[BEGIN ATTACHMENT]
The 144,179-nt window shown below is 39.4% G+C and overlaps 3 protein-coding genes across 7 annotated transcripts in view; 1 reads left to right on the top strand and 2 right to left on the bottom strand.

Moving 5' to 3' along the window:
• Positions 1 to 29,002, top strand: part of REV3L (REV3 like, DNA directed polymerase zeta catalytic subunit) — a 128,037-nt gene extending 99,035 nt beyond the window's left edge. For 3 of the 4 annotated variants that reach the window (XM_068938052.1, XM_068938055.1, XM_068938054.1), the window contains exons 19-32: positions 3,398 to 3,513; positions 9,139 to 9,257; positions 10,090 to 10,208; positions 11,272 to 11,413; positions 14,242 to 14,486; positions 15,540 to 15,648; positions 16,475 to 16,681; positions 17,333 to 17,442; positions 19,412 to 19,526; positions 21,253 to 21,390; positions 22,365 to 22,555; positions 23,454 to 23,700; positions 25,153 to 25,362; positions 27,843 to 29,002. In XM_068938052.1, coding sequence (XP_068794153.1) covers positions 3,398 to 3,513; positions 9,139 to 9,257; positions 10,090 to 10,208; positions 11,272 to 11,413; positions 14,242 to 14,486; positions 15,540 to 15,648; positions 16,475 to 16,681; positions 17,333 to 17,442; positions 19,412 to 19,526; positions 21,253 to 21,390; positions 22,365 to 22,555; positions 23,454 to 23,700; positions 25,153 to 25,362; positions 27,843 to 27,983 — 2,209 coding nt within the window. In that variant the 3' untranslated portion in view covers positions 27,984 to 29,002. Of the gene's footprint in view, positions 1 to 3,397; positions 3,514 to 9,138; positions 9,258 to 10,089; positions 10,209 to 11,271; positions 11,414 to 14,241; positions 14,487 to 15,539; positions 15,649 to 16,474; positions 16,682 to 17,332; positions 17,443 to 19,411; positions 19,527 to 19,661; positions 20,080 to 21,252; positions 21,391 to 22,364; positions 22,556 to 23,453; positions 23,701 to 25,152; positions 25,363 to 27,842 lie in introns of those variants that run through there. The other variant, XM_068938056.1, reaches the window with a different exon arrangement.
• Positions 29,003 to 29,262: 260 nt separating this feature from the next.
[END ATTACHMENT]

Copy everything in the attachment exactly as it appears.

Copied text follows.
The 144,179-nt window shown below is 39.4% G+C and overlaps 3 protein-coding genes across 7 annotated transcripts in view; 1 reads left to right on the top strand and 2 right to left on the bottom strand.

Moving 5' to 3' along the window:
• Positions 1 to 29,002, top strand: part of REV3L (REV3 like, DNA directed polymerase zeta catalytic subunit) — a 128,037-nt gene extending 99,035 nt beyond the window's left edge. For 3 of the 4 annotated variants that reach the window (XM_068938052.1, XM_068938055.1, XM_068938054.1), the window contains exons 19-32: positions 3,398 to 3,513; positions 9,139 to 9,257; positions 10,090 to 10,208; positions 11,272 to 11,413; positions 14,242 to 14,486; positions 15,540 to 15,648; positions 16,475 to 16,681; positions 17,333 to 17,442; positions 19,412 to 19,526; positions 21,253 to 21,390; positions 22,365 to 22,555; positions 23,454 to 23,700; positions 25,153 to 25,362; positions 27,843 to 29,002. In XM_068938052.1, coding sequence (XP_068794153.1) covers positions 3,398 to 3,513; positions 9,139 to 9,257; positions 10,090 to 10,208; positions 11,272 to 11,413; positions 14,242 to 14,486; positions 15,540 to 15,648; positions 16,475 to 16,681; positions 17,333 to 17,442; positions 19,412 to 19,526; positions 21,253 to 21,390; positions 22,365 to 22,555; positions 23,454 to 23,700; positions 25,153 to 25,362; positions 27,843 to 27,983 — 2,209 coding nt within the window. In that variant the 3' untranslated portion in view covers positions 27,984 to 29,002. Of the gene's footprint in view, positions 1 to 3,397; positions 3,514 to 9,138; positions 9,258 to 10,089; positions 10,209 to 11,271; positions 11,414 to 14,241; positions 14,487 to 15,539; positions 15,649 to 16,474; positions 16,682 to 17,332; positions 17,443 to 19,411; positions 19,527 to 19,661; positions 20,080 to 21,252; positions 21,391 to 22,364; positions 22,556 to 23,453; positions 23,701 to 25,152; positions 25,363 to 27,842 lie in introns of those variants that run through there. The other variant, XM_068938056.1, reaches the window with a different exon arrangement.
• Positions 29,003 to 29,262: 260 nt separating this feature from the next.